# Kinetic Gas Equation Derivation

## What Is Kinetic Theory Of Gases?

The kinetic theory of gases describes gas as a large number of submicroscopic particles such as atoms and molecules, all of which are in random and constant motion. The randomness arises from the particles collisions with each other and with the walls of the container.

## Derivation Of Kinetic Gas Equation

Consider a cubical container of length ‘*l *’ filled with gas molecules each having mass ‘*m*’ and let *N* be the total number of gas molecules in the container. Due to the influence of temperature, the gas molecules move in random directions with a velocity ‘v.’

The pressure of the gas molecules is the force exerted by the gas molecule per unit area of the wall of the container and is given by the equation

\(P=\frac{F}{A}\)

Let us consider a gas molecule moving in the x-direction towards face A. The molecule hits the wall with a velocity V_{x} and rebounds back with the same velocity V_{x}, and will experience a change of momentum which is equal to \(\Delta p=-2mV_x\).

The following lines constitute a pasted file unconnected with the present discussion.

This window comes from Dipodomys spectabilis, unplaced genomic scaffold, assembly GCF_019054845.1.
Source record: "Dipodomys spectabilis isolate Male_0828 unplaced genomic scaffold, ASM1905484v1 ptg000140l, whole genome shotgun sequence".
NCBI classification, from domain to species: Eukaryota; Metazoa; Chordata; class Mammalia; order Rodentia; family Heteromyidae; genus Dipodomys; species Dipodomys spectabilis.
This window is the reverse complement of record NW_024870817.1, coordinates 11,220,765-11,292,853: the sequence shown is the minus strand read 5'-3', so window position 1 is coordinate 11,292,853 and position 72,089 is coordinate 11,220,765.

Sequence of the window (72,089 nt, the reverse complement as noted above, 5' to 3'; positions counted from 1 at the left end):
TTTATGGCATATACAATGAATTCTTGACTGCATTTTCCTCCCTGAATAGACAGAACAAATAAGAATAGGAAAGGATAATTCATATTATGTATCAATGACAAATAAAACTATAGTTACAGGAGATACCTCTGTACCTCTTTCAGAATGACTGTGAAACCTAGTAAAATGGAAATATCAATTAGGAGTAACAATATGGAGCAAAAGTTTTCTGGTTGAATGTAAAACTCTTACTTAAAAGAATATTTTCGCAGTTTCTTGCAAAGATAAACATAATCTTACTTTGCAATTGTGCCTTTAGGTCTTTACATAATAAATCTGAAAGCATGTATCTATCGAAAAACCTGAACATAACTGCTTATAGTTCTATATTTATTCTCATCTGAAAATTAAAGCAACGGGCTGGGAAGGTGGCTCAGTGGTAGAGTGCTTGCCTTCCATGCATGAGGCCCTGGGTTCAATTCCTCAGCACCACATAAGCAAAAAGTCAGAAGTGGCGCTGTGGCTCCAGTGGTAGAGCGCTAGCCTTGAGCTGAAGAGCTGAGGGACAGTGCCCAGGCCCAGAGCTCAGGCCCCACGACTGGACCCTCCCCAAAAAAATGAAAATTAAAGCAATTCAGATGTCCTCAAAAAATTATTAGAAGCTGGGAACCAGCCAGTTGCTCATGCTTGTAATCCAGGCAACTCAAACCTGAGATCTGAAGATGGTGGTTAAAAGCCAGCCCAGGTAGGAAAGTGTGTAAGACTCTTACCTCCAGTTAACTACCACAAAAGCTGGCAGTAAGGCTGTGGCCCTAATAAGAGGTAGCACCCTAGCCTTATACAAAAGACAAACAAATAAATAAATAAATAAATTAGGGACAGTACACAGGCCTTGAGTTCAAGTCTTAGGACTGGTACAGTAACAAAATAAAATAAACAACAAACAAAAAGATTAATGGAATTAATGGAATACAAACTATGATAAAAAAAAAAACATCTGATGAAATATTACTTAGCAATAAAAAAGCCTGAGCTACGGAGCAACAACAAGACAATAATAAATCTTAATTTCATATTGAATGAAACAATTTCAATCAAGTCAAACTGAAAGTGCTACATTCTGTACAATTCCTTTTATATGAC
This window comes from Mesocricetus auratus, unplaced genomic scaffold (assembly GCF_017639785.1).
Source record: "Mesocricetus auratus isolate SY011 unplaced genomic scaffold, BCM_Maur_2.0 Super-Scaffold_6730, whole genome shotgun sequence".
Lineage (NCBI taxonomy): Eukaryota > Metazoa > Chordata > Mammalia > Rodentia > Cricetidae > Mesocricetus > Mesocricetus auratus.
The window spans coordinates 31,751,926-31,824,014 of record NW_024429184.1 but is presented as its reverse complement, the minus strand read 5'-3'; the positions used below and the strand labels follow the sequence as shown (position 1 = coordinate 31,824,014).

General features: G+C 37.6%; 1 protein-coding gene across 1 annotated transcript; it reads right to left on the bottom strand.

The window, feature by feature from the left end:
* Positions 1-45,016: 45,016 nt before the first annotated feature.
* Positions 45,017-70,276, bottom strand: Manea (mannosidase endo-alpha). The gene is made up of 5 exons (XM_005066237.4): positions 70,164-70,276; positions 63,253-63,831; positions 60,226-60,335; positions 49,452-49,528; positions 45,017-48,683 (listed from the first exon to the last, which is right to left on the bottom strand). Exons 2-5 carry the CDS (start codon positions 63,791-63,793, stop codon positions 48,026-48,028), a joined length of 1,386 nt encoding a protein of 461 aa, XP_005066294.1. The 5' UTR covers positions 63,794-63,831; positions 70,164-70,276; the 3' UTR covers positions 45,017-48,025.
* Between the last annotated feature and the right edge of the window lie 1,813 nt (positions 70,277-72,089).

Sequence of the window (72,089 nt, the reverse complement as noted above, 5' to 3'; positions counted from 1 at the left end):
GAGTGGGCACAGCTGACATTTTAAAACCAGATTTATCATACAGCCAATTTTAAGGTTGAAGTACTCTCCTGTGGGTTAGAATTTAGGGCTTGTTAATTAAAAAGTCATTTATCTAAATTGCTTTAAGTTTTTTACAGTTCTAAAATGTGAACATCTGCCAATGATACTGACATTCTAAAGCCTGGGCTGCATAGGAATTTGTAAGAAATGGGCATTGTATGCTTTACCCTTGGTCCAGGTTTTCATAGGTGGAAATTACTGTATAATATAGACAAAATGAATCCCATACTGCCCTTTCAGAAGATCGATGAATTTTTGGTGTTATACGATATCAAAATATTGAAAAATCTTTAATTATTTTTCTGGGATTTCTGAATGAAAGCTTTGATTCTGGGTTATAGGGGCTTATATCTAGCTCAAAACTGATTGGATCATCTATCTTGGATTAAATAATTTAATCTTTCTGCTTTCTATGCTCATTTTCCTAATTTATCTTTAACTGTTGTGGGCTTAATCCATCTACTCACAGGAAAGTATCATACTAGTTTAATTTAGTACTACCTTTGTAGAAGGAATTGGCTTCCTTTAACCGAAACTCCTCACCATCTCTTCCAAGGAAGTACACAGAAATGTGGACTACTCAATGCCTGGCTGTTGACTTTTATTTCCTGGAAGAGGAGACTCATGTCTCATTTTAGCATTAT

For a total of N number of gas molecules in the container, all such change in momentum is given by

\(\Delta p=-2NmV_x\)

The force is given by the equation

\(F=\frac{\Delta p}{t}\)

Therefore,

\(F=\frac{-2NmV_{x}}{t}\)

Gas molecules will hit the wall A and will travel back across the box, collide with the opposite face and hit face A again after a time t which is given by the equation

\(t=\frac{2l}{V_x}\)

Substituting the value of t in the force equation, we get the force on the molecules as

\(F=\frac{-2NmV_x}{\frac{2l}{V_x}}\) \(F_{molecules}=\frac{-2NmV_x}{\frac{2l}{V_x}}=\frac{-NmV_{x}^2}{l}\)

Therefore, the force exerted on the wall is \(F_{wall}=\frac{NmV_{x}^2}{l}\).

Now, the pressure P is given by the equation

\(P=\frac{Force\,on\,the\,wall}{Area}=\frac{\frac{NmV_{x}^2}{l}}{l^2}=\frac{NmV_{x}^2}{l^3}\)

Hence, \(PV={NmV_{x}^2}\) (1)

Since *V _{x}*,

*V*and

_{y}*V*are independent speed in three directions and if we consider the gas molecules in bulk, then

_{Z}\(V_x^2=V_y^2=V_z^2\)

Hence,

\(V^2=3V_x^2\)

Substituting the above condition in eq (1), we get

\(PV=\frac{NmV^2}{3}\)

Therefore,

\(PV=\frac{1}{3}mNV^2\)

This equation above is known as the kinetic theory equation.

The velocity V in the kinetic gas equation is known as the root mean square velocity and is given by the equation

\(V_{rms}=\frac{\sqrt{V_1^2+V_2^2+V_3^2……..+V_n^2}}{N}\)

We use this equation to calculate the root mean square velocity of gas molecules at any given temperature and pressure.